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Wednesday, June 11, 2014

Nashua aldermen pass disclosure ordinance over mayor’s veto

NASHUA – Aldermen voted Tuesday to override a veto from Mayor Donnalee Lozeau, passing an ordinance that requires the mayor to notify the board when changes are made to existing city contracts.

The override passed 11-4, with three aldermen who previously rejected the public disclosure ordinance instead choosing to put it into practice. ...

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NASHUA – Aldermen voted Tuesday to override a veto from Mayor Donnalee Lozeau, passing an ordinance that requires the mayor to notify the board when changes are made to existing city contracts.

The override passed 11-4, with three aldermen who previously rejected the public disclosure ordinance instead choosing to put it into practice.

“We have a responsibility to the public,” said Ward 3 Alderman David Schoneman, one of the co-sponsors of the measure. “The public wants to know what’s happening.”

The legislation calls for the mayor to inform the Finance Committee within 10 days if she, or her successor, alters contracts that already have been approved by the aldermanic Finance Committee.

The measure passed by a single vote May 27 but was vetoed last week by Lozeau, who argued that it is unnecessary to legislate the exchange of information between the mayor’s office and the Board of Aldermen.

Lozeau reiterated that argument Tuesday, telling board members that she is working with city staff on techniques to disseminate information about contract changes in the future.

Lozeau said it would reflect poorly on the city’s image to pass an ordinance asking for more communication from the mayor.

“I do think we’re going to come up with a way to notify you, and I think it’s important to be able to do that,” she said.

She suggested tabling the ordinance, which was drafted earlier this year by Alderman-at-Large Jim Donchess after concerns were raised about contracts for the city’s branding initiative.

Previously, the mayor only was required to consult the Finance Committee if contract changes would increase the price tag for a contract by $10,000 or more.

That threshold gave the mayor the flexibility to change the terms of a contract or make minor modifications without notifying aldermen.

Donchess has called the legislation passed Tuesday an open-government, transparency reform to the city’s ordinances.

“All this ordinance says is if the mayor decides for whatever reason to amend a contract, that the mayor inform the Finance Committee about it – that that amendment has been made,” Donchess said.

Ten votes from the 15-member board were necessary in order to sustain the override.

Ward 6 Alderman Paul Chasse previously voted against the measure but supported the override attempt. While he holds the same opinion of the ordinance, Chasse said he felt that the will of the board should prevail.

“What I have a problem (with) is the mayor does have a right to veto it, but if the majority of the 15 individuals that sit in this horseshoe vote in favor of something – something that really is not dollar signs in my eyes, it’s just basically information … I will support overriding the mayor’s veto.”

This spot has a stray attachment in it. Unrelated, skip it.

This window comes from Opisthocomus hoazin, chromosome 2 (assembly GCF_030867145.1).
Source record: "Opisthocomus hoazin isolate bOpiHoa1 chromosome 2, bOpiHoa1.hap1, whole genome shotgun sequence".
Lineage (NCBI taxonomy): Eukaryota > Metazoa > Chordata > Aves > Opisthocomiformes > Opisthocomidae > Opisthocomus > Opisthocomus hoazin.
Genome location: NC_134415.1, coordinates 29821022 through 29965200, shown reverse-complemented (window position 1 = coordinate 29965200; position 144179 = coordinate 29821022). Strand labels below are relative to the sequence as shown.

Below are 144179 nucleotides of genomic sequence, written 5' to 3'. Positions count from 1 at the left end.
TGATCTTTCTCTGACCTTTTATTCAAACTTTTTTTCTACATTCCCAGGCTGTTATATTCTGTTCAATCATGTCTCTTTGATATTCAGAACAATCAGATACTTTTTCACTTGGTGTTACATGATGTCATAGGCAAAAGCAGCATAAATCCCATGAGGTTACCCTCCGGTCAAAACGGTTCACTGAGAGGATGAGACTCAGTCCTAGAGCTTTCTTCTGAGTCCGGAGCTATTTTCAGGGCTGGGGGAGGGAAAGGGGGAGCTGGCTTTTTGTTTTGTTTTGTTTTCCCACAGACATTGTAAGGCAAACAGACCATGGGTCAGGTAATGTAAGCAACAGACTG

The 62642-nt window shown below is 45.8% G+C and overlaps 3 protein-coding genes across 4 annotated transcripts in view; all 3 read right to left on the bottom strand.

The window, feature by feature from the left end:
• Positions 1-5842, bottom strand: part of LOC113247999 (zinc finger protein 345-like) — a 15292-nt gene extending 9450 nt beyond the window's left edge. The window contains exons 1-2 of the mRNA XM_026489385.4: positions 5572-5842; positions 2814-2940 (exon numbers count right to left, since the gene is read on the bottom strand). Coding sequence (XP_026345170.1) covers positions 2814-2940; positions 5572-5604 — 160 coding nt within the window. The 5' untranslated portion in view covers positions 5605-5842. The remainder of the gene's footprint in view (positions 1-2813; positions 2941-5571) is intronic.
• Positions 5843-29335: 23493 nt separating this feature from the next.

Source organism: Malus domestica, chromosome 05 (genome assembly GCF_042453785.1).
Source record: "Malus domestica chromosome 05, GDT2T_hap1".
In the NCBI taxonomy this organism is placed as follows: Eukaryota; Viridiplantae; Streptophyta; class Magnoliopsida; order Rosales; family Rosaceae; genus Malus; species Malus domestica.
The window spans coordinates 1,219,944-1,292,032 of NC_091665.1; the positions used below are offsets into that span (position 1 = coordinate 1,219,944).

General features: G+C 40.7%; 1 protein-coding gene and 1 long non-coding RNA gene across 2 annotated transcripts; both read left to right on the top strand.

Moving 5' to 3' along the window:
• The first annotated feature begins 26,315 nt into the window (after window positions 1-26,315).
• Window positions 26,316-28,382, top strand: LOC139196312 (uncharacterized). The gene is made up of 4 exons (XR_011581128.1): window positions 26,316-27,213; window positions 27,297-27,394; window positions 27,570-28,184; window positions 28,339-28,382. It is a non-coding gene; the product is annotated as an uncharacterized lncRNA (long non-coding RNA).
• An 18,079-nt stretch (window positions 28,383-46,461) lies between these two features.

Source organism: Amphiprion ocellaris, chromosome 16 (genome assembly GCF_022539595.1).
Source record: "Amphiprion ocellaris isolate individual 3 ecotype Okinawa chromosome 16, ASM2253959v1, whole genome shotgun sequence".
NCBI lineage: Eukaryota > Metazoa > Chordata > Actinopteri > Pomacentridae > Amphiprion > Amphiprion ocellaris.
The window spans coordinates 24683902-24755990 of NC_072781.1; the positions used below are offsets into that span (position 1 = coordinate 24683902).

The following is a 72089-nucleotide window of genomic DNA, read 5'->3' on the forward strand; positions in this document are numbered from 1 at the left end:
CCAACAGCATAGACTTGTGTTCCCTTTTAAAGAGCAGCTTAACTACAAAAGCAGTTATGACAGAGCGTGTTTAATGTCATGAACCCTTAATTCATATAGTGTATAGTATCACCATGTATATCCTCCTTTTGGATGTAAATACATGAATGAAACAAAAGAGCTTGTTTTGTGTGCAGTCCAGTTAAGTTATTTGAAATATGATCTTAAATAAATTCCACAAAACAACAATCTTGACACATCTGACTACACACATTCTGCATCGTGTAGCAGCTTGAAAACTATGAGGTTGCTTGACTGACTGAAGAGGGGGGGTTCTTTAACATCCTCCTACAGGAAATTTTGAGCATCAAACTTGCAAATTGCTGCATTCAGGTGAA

Like Chasse, Alderman-at-Large Diane Sheehan and Ward 8 Alderman Mary Ann Melizzi-Golja supported the override, despite initially voting against the measure.

Melizzi-Golja cautioned board members to be aware that the legislation carries no penalties, meaning that it’s possible there will be no ramifications for mayors who don’t comply with the revised ordinance.

“At the end of the day, if someone drops the ball in getting information to us, or if it isn’t gotten to us in a timely manner, we’re not operating with any more information,” she said.

Four of the seven aldermen who previously voted against the measure maintained the same position Tuesday, choosing not to support the override. They were Alderman-at-Large Brian McCarthy, Ward 2 Alderman Richard Dowd, Ward 4 Alderman Pam Brown and Ward 7 Alderman June Caron.

Dowd rejected the notion that he does not support open government, saying that passing an ordinance would project the message that there is a lack of trust between the board and the mayor.

“I just think that to have legislation every time there’s a concern with what’s going with the mayor is not the way we should be going,” he said.

McCarthy raised concerns that passing a requirement to notify the Finance Committee of contract changes within 10 days could pose challenges because of the requirements of the state’s Right-to-Know Law.

He suggested sending the measure back to committee for further study, saying that he believes it’s possible that sending notifications to Finance Committee members by email would not sufficiently constitute the disclosure required by the ordinance.

“I suspect it has to be accepted by the committee to constitute having been notified,” he said.

After the override passed, board members briefly discussed the possibility of amending the requirements in the future to address any potential concerns under the Right-to-Know Law.

Jim Haddadin can be reached at 594-6589 or jhaddadin@nashuatelegraph.com. Also, follow Haddadin on Twitter (@Telegraph_JimH).